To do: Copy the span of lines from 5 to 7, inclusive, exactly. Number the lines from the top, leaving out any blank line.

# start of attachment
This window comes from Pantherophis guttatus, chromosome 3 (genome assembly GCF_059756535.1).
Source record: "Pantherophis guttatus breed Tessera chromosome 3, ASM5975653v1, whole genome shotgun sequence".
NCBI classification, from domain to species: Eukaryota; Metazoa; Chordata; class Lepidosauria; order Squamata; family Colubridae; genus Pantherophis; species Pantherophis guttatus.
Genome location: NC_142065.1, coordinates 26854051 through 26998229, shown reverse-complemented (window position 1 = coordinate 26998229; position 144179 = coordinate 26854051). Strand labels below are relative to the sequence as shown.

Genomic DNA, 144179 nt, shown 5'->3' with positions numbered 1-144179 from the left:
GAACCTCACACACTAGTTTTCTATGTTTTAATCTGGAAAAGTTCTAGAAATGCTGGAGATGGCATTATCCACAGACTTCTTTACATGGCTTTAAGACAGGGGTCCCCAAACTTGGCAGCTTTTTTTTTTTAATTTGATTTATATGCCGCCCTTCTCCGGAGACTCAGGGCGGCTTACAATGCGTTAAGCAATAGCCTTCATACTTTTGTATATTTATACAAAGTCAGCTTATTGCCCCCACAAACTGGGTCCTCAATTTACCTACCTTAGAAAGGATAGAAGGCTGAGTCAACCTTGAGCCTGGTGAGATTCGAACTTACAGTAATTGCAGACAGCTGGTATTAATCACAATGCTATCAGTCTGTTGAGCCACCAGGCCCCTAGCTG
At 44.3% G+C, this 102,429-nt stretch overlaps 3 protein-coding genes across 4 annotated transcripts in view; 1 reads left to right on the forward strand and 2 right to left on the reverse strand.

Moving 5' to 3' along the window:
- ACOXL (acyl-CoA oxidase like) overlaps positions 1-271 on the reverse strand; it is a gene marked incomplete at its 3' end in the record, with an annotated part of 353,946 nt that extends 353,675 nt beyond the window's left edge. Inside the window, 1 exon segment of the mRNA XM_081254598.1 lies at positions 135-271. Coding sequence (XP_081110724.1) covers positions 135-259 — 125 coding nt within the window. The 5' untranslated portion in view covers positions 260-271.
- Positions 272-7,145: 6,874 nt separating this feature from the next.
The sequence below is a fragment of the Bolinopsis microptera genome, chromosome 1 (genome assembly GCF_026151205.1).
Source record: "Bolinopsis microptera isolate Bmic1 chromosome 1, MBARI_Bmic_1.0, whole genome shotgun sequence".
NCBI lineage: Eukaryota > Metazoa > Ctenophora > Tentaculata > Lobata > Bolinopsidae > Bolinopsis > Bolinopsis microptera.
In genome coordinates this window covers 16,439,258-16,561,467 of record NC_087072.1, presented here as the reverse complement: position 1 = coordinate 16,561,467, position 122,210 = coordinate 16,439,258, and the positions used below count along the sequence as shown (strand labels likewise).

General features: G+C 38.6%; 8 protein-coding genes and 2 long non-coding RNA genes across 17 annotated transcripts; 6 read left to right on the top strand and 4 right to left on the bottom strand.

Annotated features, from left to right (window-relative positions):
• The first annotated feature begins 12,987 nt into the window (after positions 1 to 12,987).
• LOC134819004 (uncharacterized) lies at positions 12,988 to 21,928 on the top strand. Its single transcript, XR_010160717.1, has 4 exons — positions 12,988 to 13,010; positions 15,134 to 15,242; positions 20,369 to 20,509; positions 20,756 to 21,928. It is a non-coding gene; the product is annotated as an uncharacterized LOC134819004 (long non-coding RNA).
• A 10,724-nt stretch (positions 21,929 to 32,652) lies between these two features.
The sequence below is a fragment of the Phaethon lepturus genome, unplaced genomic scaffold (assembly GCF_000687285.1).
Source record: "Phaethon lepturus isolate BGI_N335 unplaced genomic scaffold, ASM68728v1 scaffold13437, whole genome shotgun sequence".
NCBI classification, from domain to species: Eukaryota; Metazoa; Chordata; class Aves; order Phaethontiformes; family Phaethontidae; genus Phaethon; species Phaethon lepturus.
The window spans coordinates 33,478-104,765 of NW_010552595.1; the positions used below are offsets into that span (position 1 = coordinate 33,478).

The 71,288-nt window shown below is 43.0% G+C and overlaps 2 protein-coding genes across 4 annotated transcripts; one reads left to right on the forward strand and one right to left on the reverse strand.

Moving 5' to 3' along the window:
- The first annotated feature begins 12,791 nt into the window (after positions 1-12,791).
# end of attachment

Genomic DNA, 144179 nt, shown 5'->3' with positions numbered 1-144179 from the left:
GAACCTCACACACTAGTTTTCTATGTTTTAATCTGGAAAAGTTCTAGAAATGCTGGAGATGGCATTATCCACAGACTTCTTTACATGGCTTTAAGACAGGGGTCCCCAAACTTGGCAGCTTTTTTTTTTTAATTTGATTTATATGCCGCCCTTCTCCGGAGACTCAGGGCGGCTTACAATGCGTTAAGCAATAGCCTTCATACTTTTGTATATTTATACAAAGTCAGCTTATTGCCCCCACAAACTGGGTCCTCAATTTACCTACCTTAGAAAGGATAGAAGGCTGAGTCAACCTTGAGCCTGGTGAGATTCGAACTTACAGTAATTGCAGACAGCTGGTATTAATCACAATGCTATCAGTCTGTTGAGCCACCAGGCCCCTAGCTG
At 44.3% G+C, this 102,429-nt stretch overlaps 3 protein-coding genes across 4 annotated transcripts in view; 1 reads left to right on the forward strand and 2 right to left on the reverse strand.